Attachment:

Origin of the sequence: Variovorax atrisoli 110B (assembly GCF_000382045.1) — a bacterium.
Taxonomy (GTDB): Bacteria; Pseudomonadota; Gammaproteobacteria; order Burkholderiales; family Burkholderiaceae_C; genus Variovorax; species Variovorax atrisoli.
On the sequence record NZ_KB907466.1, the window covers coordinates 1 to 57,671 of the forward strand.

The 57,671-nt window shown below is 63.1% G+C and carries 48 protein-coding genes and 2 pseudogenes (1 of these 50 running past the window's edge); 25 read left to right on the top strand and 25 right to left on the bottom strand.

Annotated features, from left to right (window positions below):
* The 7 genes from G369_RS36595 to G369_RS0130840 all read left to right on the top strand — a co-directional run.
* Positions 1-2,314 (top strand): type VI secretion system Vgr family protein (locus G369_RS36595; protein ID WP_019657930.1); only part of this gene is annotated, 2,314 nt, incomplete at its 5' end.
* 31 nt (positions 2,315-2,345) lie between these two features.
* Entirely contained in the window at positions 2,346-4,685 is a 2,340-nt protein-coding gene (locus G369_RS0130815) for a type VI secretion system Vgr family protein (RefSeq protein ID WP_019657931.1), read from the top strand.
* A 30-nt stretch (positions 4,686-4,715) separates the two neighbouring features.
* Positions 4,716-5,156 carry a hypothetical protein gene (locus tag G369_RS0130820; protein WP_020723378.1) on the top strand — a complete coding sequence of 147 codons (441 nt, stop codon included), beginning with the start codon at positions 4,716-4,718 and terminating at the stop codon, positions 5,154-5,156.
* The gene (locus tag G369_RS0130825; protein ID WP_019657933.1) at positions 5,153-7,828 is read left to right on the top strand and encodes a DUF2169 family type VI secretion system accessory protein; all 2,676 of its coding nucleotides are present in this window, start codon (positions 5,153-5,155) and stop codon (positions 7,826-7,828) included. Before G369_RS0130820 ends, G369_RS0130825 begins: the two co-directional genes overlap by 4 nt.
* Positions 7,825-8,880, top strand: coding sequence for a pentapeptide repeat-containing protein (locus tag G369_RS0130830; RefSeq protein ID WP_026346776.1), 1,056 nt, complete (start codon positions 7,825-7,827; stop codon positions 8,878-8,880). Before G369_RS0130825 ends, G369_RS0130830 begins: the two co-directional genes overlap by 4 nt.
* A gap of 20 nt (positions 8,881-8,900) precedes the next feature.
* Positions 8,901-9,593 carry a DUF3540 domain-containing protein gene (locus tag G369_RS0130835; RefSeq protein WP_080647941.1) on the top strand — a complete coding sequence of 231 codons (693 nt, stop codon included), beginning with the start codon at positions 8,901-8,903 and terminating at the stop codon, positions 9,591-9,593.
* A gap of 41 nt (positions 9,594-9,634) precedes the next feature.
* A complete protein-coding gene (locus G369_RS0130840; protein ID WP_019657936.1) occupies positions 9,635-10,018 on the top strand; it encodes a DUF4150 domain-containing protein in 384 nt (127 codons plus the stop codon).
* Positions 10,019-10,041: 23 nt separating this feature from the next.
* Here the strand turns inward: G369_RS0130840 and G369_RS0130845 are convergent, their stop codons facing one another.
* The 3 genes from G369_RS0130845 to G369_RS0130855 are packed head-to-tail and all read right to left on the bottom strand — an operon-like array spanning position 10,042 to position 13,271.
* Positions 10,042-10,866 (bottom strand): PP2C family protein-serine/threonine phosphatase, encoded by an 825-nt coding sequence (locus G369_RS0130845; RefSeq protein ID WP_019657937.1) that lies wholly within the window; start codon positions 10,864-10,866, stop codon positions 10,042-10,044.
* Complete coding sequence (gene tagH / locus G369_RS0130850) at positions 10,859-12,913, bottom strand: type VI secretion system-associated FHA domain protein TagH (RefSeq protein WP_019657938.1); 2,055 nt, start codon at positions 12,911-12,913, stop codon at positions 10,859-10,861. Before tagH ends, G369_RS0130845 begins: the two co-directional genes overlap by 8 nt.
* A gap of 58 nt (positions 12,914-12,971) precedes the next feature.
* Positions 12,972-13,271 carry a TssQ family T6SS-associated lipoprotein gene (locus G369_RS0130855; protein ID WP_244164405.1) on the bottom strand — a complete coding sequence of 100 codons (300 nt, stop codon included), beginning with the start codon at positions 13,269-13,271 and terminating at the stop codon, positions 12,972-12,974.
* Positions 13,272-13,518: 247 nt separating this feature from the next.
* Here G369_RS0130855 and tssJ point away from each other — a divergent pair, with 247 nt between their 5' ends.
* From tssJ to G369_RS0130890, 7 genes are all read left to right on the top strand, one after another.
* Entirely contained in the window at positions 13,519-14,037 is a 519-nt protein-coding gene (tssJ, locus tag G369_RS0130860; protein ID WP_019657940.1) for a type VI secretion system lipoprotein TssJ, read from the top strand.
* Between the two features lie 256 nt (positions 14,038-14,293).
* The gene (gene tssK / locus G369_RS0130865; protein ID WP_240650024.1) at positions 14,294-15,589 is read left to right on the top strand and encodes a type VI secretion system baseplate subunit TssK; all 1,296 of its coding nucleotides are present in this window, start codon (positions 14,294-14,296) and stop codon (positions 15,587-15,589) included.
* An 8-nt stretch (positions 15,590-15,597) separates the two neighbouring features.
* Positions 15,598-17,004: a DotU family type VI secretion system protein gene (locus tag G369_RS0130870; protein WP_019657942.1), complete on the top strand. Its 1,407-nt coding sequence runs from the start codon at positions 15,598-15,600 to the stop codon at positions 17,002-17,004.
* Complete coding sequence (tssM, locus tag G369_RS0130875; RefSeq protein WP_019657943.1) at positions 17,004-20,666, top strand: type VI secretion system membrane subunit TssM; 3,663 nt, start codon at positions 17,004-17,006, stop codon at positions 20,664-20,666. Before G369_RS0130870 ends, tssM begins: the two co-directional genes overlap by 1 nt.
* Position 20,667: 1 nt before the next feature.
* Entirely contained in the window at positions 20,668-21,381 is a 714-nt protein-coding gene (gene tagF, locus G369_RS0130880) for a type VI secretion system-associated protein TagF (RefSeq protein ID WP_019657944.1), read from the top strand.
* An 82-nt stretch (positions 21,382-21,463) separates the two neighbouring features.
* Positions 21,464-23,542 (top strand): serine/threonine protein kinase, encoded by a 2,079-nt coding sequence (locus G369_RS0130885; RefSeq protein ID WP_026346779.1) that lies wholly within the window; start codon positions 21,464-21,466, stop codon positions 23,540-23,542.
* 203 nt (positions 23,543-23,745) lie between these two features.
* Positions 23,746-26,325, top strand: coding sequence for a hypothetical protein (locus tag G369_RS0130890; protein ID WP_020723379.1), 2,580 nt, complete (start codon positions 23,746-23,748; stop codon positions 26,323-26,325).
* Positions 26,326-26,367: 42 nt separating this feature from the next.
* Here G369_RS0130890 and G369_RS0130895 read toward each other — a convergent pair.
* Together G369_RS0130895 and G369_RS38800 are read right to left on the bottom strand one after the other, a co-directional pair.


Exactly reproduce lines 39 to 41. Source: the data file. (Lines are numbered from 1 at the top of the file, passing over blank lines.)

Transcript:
* Positions 23,746-26,325, top strand: coding sequence for a hypothetical protein (locus tag G369_RS0130890; protein ID WP_020723379.1), 2,580 nt, complete (start codon positions 23,746-23,748; stop codon positions 26,323-26,325).
* Positions 26,326-26,367: 42 nt separating this feature from the next.
* Here G369_RS0130890 and G369_RS0130895 read toward each other — a convergent pair.